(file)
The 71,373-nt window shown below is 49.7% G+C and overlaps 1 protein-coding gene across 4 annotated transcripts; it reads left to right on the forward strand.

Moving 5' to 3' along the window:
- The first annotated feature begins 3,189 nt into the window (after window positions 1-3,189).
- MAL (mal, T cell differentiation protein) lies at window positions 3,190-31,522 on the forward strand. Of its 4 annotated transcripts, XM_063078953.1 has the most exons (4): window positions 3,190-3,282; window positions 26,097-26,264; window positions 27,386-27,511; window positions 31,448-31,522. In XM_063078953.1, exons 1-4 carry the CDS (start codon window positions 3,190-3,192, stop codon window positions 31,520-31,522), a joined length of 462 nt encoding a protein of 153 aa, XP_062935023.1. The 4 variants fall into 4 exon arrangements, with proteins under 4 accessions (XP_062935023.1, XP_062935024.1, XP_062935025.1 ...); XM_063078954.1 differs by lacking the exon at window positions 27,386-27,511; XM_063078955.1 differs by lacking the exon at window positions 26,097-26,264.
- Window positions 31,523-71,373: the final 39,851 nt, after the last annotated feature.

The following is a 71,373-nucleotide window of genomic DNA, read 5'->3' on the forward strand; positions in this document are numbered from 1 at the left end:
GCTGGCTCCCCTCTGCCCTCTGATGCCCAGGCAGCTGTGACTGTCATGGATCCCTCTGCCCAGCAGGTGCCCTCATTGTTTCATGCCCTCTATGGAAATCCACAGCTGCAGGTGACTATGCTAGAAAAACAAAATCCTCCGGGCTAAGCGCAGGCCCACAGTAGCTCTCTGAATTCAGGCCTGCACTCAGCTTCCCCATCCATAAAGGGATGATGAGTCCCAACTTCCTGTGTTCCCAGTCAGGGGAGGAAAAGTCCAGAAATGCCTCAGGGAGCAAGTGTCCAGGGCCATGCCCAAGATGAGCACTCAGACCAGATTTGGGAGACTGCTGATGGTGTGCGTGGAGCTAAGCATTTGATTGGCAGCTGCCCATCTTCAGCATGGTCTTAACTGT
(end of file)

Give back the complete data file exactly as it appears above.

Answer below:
The 71,373-nt window shown below is 49.7% G+C and overlaps 1 protein-coding gene across 4 annotated transcripts; it reads left to right on the forward strand.

Moving 5' to 3' along the window:
- The first annotated feature begins 3,189 nt into the window (after window positions 1-3,189).
- MAL (mal, T cell differentiation protein) lies at window positions 3,190-31,522 on the forward strand. Of its 4 annotated transcripts, XM_063078953.1 has the most exons (4): window positions 3,190-3,282; window positions 26,097-26,264; window positions 27,386-27,511; window positions 31,448-31,522. In XM_063078953.1, exons 1-4 carry the CDS (start codon window positions 3,190-3,192, stop codon window positions 31,520-31,522), a joined length of 462 nt encoding a protein of 153 aa, XP_062935023.1. The 4 variants fall into 4 exon arrangements, with proteins under 4 accessions (XP_062935023.1, XP_062935024.1, XP_062935025.1 ...); XM_063078954.1 differs by lacking the exon at window positions 27,386-27,511; XM_063078955.1 differs by lacking the exon at window positions 26,097-26,264.
- Window positions 31,523-71,373: the final 39,851 nt, after the last annotated feature.

The following is a 71,373-nucleotide window of genomic DNA, read 5'->3' on the forward strand; positions in this document are numbered from 1 at the left end:
GCTGGCTCCCCTCTGCCCTCTGATGCCCAGGCAGCTGTGACTGTCATGGATCCCTCTGCCCAGCAGGTGCCCTCATTGTTTCATGCCCTCTATGGAAATCCACAGCTGCAGGTGACTATGCTAGAAAAACAAAATCCTCCGGGCTAAGCGCAGGCCCACAGTAGCTCTCTGAATTCAGGCCTGCACTCAGCTTCCCCATCCATAAAGGGATGATGAGTCCCAACTTCCTGTGTTCCCAGTCAGGGGAGGAAAAGTCCAGAAATGCCTCAGGGAGCAAGTGTCCAGGGCCATGCCCAAGATGAGCACTCAGACCAGATTTGGGAGACTGCTGATGGTGTGCGTGGAGCTAAGCATTTGATTGGCAGCTGCCCATCTTCAGCATGGTCTTAACTGT